KUALA LUMPUR: The Royal Malaysia Police (PDRM) is expected to be equipped with 2,040 body-worn cameras as early as September.
Inspector-General of Police Tan Sri Abdul Hamid Bador (pic) said the body cameras would be distributed to seven departments within PDRM.
“We expect the men and women in the police force will be able to use the body cameras by September or November this year.
“The police, through the Home Ministry, are in the final stages of procuring the body cameras as we have entered the tender phase, ” he told The Star yesterday.
Abdul Hamid said of the 2,040 body cameras, 800 would be distributed to the Crime Prevention and Community Safety department (JPJKK); 380 to the Criminal Investigation Department (CID); 200 to the Narcotic Crime Investigation Department (NCID); 60 to the Commercial Crime Investigation Department (CCID); 550 to the Traffic Investigation and Enforcement department (JSPT) and 50 to the Internal Security and Public Order Department (KDNKA) and the Integrity and Standard Compliance Department (JIPS).
“The body cameras will be used by those on patrol as well as during special operations. It will be utilised mostly by police personnel on the ground, ” he said.
“Equipping police personnel with body cameras is a step in the right direction towards strengthening the integrity of the police force.
“Proper usage of the body cameras enables my men to prove that whatever action taken by them is transparent and recorded for later verification. It will improve accountability and will help prevent slander and lies against police personnel in the course of carrying out their duties, ” he said.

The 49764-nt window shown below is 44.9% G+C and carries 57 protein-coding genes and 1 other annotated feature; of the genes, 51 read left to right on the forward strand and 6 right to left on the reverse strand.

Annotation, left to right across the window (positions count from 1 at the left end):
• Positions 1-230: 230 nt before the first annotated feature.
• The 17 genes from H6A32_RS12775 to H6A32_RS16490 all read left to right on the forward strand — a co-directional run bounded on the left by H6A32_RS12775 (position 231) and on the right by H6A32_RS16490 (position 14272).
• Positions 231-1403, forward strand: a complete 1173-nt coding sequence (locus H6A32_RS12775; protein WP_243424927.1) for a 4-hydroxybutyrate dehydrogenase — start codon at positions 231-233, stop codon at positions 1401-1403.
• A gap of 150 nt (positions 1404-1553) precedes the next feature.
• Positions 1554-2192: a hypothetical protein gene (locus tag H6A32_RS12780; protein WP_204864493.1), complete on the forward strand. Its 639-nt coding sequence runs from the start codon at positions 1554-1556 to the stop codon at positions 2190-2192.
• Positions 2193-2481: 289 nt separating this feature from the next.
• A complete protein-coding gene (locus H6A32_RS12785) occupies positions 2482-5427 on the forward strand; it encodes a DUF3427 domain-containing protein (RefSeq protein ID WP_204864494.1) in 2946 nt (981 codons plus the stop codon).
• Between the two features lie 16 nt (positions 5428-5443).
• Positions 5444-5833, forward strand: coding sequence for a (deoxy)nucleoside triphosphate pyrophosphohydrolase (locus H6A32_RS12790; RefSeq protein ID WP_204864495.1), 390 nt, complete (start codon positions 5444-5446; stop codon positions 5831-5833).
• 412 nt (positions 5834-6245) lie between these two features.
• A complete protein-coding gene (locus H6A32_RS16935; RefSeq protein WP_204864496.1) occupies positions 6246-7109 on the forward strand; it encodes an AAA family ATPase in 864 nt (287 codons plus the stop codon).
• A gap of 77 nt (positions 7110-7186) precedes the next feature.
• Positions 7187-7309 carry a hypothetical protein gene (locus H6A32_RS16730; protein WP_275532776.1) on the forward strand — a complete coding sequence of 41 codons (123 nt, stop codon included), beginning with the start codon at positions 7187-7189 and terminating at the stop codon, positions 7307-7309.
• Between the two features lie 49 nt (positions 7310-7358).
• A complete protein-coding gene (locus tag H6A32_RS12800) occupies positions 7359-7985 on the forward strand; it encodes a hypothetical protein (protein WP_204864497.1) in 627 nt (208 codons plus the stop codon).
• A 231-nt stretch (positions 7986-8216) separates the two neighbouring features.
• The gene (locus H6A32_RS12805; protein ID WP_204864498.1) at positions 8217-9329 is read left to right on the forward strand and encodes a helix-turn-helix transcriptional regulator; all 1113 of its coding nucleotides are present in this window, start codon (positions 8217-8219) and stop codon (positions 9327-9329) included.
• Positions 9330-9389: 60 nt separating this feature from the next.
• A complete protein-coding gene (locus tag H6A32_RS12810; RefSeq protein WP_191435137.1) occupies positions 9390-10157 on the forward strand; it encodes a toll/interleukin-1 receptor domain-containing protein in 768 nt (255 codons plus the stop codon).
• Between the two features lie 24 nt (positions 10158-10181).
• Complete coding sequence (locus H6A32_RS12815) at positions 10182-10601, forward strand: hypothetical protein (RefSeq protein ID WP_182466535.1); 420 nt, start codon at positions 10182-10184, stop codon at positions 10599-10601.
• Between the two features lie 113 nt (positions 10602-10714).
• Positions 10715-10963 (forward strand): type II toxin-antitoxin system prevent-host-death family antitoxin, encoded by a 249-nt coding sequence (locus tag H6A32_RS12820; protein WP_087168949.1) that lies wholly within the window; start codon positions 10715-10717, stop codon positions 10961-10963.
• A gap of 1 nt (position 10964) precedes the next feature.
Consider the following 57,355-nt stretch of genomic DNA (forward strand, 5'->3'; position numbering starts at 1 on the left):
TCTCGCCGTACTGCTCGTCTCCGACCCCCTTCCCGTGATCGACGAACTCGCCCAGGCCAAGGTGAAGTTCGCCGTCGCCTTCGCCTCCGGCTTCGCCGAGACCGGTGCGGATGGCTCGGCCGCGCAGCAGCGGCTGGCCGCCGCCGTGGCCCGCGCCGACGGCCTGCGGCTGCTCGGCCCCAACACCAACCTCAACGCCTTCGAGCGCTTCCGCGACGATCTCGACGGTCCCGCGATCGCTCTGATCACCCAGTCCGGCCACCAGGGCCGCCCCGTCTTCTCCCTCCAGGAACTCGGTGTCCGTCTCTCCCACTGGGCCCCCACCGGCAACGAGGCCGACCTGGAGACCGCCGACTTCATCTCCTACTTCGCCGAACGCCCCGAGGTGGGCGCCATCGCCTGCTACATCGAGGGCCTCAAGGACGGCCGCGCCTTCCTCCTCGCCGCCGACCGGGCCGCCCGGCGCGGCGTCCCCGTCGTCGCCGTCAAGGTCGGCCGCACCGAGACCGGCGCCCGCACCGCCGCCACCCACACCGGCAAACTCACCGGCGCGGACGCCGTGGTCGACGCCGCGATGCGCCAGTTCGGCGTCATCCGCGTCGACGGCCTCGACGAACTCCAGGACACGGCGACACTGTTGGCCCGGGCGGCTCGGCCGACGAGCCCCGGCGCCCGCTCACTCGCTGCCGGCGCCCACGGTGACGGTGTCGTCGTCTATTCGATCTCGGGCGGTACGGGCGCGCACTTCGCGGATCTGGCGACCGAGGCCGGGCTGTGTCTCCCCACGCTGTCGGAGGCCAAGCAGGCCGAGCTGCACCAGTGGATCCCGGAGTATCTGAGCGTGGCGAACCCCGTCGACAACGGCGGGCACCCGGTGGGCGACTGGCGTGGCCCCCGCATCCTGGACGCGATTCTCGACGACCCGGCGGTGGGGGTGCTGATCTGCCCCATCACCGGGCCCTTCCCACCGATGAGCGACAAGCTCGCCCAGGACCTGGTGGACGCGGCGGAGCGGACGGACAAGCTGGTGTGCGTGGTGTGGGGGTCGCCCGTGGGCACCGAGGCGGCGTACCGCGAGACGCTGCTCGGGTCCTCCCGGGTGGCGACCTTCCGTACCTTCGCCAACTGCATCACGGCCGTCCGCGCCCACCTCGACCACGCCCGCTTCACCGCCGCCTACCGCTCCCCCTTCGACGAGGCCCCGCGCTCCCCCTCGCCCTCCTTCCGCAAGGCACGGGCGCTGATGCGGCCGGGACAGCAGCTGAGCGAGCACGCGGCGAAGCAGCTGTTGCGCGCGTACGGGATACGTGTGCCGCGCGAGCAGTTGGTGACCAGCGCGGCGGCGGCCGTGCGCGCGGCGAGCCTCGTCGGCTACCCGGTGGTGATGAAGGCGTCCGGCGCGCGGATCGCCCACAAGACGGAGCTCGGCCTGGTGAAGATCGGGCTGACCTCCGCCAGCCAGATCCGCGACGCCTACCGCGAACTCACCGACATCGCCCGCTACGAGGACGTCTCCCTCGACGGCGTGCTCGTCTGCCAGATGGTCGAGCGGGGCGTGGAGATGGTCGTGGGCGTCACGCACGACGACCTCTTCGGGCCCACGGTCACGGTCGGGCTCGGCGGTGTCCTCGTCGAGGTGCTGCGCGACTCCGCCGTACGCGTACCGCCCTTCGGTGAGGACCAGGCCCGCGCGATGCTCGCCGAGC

Abdul Hamid said he had given top priority to improve the integrity of the police force.
“Wearing the body cameras is a form of check and balance on the actions of police personnel. I certainly welcome it as the level of accountability will be raised, ” he said.
Meanwhile, Malaysians Against Rape, Assault and Snatch Theft (Marah) founder Dave Avran welcomed the use of body cameras by the police.
“It is a good tool and we support it as it offers transparency and accountability.
“This move will also help mend the trust deficit between the public and PDRM, ” he said.
He said body camera footage could be useful in court as it could confirm that an offence was committed as well as identify the person who committed it.
“Officers are normally allowed to deactivate the cameras at their discretion depending on the situation, such as during investigations of sexual assault cases or when the officers go for a bathroom break for example, so the cameras are not a full solution, ” he said.
“The police should be fully aware of privacy laws and engage the relevant stakeholder groups before using the body cameras, ” he said.
Dave said precautions should be in place to protect youths and juvenile offenders, including protection from public screening of the video.
“Victim confidentiality must be protected during a call for assistance for domestic violence.
“If an officer is entering the home of a domestic violence situation, the victim is exposed. We need to consider how that plays out later in recordings. Will she and her children be re-victimised?
“It will become hard for victims to come forward when everyone will know their story and identity based on the video footage. The victim may even be reluctant to report crimes, ” Dave said.
During the 214th Police Day celebrations on March 25, Prime Minister Tan Sri Muhyiddin Yassin said RM30mil had been allocated to acquire body-worn cameras to protect policemen and officers from slander by criminals and irresponsible parties.